I feel bad that people think that "feminism" is a dirty word. I don't understand that at all, I'm proud to be labeled a feminist. I consider myself a person who has throughout my entire life stood up for myself. It's never been my ambition to be someone who takes a backseat to anything. I'm not a male basher at all. I divide people into assholes and non-assholes, and that's genderless. I encounter sexism everyday.
When he sees little kids sitting in the backseat of cars, in those little car seats that have steering wheels, with grim expressions of concentration on their faces, clearly convinced that their efforts are causing the car to do whatever it is doing, he thinks of himself and his relationship with God: God who drives along silently, gently amused, in the real driver's seat.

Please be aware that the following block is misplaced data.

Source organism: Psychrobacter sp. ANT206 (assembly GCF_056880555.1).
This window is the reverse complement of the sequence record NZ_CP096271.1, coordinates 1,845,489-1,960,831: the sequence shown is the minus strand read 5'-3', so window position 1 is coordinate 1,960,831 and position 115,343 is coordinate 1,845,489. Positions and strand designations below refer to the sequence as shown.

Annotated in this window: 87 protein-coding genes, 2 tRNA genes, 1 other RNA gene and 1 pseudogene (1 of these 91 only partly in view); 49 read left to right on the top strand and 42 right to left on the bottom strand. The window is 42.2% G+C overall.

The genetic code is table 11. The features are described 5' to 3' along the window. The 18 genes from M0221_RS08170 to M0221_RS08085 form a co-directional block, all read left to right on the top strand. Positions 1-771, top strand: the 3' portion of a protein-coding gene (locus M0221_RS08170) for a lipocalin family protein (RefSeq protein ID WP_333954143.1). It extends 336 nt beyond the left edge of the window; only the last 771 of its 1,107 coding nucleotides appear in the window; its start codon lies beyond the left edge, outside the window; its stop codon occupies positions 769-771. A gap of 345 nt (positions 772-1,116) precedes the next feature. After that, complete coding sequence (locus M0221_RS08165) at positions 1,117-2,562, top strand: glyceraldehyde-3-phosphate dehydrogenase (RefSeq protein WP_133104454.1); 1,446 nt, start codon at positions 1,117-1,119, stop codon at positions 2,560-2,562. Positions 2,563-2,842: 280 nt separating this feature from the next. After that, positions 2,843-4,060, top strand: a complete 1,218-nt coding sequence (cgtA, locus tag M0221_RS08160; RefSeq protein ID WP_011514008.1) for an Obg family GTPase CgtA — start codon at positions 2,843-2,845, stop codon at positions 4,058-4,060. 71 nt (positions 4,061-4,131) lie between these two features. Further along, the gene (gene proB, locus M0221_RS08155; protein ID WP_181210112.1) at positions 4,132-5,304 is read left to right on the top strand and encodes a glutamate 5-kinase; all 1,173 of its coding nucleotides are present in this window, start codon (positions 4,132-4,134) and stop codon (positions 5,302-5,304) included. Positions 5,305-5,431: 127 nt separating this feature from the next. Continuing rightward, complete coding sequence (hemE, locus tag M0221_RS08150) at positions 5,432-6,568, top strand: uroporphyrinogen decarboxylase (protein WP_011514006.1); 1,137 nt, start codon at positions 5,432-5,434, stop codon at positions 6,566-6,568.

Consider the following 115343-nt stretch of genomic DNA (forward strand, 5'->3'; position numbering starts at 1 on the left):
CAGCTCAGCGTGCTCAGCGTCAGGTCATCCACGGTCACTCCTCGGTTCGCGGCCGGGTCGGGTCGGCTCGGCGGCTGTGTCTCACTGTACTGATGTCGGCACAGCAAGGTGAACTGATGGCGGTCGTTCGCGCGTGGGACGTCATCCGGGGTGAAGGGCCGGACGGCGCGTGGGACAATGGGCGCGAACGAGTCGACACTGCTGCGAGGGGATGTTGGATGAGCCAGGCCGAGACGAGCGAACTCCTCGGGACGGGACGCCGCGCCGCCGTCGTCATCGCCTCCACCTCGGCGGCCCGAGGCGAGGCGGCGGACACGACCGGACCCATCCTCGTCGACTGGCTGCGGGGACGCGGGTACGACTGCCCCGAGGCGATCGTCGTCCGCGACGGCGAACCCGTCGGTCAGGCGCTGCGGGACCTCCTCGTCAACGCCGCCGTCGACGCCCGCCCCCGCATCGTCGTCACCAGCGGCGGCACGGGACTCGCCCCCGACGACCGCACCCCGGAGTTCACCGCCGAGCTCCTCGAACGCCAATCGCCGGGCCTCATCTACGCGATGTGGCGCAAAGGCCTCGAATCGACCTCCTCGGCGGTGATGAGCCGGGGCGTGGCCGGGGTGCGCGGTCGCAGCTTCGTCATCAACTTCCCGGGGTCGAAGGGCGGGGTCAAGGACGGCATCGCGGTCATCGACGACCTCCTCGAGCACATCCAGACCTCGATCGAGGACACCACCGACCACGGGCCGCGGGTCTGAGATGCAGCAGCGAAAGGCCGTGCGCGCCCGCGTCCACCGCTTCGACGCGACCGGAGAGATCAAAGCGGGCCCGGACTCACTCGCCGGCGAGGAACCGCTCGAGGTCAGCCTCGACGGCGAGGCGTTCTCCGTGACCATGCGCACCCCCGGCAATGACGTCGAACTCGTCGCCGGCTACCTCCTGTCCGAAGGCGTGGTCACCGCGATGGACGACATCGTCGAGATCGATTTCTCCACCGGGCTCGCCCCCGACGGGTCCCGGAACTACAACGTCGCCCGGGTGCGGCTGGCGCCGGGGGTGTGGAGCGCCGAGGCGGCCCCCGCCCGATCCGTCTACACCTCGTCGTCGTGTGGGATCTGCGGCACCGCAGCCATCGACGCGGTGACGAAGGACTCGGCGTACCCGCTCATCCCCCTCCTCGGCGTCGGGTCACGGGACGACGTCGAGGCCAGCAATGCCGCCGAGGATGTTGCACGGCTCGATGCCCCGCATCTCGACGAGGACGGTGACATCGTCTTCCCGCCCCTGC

I wander though China. Without ever having boarded a plane. My travels take place here in the Tokoyo subways, in the backseat of a taxi... all of a sudden this city will start to go. In a flash, the buildings will crumble. Over the Tokyo streets will fall my China, like ash, leaching into everything it touches. Slowly, gradually, until nothing remains. No, this isn't a place for me.
I can't learn everything in a few months, Charles. Magic came first. Stupid hierarchy of egotistical penises had to take a backseat." "Penises don't have egos. And what about the women in command? They can be pretty damn bitchy." "The women have bigger balls than you do, Charles. Let's get focused." Kind of a dick thing to say.
Ronan Lynch lived with every sort of secret. His first secret was himself. He was brother to a liar and brother to an angel, son of a dream and son of a dreamer. He was a warring star full of endless possibilities, but in the end, as he dreamt in the backseat on the way to the Barns that night, he created only this...